If you are having trouble locating the source of a sewer smell, give us a call at Best Plumbing or come visit our Seattle Showroom.

For more sewer and plumbing tips, check out our blog and Youtube channel.


By: admin Bathrooms | Best Plumbing: Commercial & Residential Plumbers - Leaks, Clogs, Repairs & Installations - Seattle & All of King County, Drain Cleaning | Best Plumbing: Commercial & Residential Plumbers - Seattle & All of King County, Plumbing Tips | Best Plumbing: Commercial & Residential Plumbers - Seattle & All of King County Comments: No Comments

How to Fix A Leaky Faucet

Everyone knows how frustrating a leaky faucet can be. Most of the time the cartridge of your faucet causes this issue. Today on the blog, our Best Plumbing experts are here to help you stop that incessant drip, drip, drip! Just follow these easy steps:

Tools You’ll Need:

  • Hex key or Allen Wrench
  • Crescent wrench
  • Faucet lube or Grease
  • A new cartridge (We’ll teach you how to identify your cartridge and get a replacement in the instructions!)

Instructions

  1. Shut the water off. Be sure to verify that it’s off by testing both the hot and cold water from your faucet.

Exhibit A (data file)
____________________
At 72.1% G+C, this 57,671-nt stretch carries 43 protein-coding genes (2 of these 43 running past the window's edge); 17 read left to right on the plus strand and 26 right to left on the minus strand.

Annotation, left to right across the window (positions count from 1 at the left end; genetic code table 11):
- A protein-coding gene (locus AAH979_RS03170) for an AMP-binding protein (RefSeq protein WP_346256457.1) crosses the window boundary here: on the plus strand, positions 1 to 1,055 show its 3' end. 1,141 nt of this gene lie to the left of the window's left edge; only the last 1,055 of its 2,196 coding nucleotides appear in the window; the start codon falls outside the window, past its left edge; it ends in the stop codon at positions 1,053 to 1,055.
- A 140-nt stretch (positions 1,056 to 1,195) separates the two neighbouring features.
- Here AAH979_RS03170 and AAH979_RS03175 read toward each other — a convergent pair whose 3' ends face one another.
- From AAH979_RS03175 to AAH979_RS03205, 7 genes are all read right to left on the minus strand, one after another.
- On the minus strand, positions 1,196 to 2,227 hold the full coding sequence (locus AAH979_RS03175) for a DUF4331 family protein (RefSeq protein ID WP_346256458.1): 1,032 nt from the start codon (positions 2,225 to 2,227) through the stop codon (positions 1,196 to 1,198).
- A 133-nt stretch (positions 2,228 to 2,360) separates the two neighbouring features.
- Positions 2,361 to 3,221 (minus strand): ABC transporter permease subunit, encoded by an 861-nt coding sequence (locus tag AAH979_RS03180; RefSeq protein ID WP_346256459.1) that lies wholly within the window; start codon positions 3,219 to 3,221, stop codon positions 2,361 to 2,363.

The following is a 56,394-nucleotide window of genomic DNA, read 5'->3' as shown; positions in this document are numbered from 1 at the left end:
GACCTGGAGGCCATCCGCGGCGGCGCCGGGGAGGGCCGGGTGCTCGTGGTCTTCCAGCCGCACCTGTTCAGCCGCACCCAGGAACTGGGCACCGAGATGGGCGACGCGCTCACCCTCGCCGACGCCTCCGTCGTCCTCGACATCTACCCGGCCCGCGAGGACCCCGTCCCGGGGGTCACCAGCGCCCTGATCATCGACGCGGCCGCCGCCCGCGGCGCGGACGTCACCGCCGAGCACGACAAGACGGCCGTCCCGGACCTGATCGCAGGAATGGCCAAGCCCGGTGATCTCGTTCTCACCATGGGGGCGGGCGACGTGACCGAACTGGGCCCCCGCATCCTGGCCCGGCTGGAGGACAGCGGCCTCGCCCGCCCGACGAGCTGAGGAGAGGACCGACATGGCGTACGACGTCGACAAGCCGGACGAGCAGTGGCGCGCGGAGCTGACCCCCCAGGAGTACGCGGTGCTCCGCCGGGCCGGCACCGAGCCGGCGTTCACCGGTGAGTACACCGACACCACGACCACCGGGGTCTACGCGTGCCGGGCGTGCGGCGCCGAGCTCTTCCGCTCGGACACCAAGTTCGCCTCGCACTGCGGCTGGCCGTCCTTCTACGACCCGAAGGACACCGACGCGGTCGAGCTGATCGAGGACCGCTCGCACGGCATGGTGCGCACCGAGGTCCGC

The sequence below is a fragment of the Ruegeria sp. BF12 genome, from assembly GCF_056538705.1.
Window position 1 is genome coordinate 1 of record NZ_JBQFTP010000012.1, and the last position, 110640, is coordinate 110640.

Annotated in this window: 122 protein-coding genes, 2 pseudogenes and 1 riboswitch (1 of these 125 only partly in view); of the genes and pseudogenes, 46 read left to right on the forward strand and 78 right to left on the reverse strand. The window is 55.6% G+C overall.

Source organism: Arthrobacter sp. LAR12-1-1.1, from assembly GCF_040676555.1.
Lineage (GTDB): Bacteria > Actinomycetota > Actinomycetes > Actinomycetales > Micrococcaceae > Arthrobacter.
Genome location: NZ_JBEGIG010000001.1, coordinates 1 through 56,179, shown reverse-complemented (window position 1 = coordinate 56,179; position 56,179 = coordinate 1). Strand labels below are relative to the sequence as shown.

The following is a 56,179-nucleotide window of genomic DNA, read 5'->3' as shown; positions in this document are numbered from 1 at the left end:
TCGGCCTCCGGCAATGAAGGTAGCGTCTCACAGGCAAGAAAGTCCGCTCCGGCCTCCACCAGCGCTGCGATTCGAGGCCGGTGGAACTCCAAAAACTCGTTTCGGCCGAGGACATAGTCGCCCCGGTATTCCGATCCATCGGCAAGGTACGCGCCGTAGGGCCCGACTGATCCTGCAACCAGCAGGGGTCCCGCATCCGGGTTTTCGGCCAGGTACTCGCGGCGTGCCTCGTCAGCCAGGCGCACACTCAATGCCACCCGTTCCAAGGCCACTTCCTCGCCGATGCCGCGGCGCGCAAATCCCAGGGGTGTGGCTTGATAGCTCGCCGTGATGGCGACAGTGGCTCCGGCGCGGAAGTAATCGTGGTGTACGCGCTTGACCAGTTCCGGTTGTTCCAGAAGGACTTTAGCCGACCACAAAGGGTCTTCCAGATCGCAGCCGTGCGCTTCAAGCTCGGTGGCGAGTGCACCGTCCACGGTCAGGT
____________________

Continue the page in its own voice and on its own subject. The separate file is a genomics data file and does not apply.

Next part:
2. Take your Allen wrench and loosen the setscrew on the handle, then pull the handle off.
  3. Remove the bonnet nut by loosening it with the crescent wrench. This will give you access to the cartridge.
  4. Remove your cartridge, and replace it with a new one. If you have never replaced your cartridge before, that’s ok. Here’s what our team at Best Plumbing does: take a picture of the cartridge and of the faucet, and head to the hardware store. They will be able to get the correct cartridge to you for installation. Unfortunately if your faucet has a leaking cartridge, the most common fix is simply replacing it with a new one, rather than repairing the cartridge itself.
  5. Put a bit of faucet lube on the new cartridge and the bonnet nut.
  6. Carefully align the new cartridge and replace it. Most cartridges have bumps that need to be lined up correctly with the faucet. You should be able to feel these click in. Check out our video above for an easy visual guide to this step.
  7. Put the bonnet back on and tighten it.
  8. This is a good point to test that the water is coming out correctly. Turn the water back on and test both the hot and cold.
  9. Replace the handle and tighten.

We recommend calling a licensed plumber if you have trouble finding any of the above materials, or are concerned that something else may be wrong with your faucet. Our Best Plumbing team has proudly served the greater Seattle area for over 40 years. Come visit us at our Seattle showroom any time!

Learn more useful plumbing tips on our blog and Youtube channel.


By: admin Bathrooms | Best Plumbing: Commercial & Residential Plumbers - Leaks, Clogs, Repairs & Installations - Seattle & All of King County, Plumbing Tips | Best Plumbing: Commercial & Residential Plumbers - Seattle & All of King County Comments: No Comments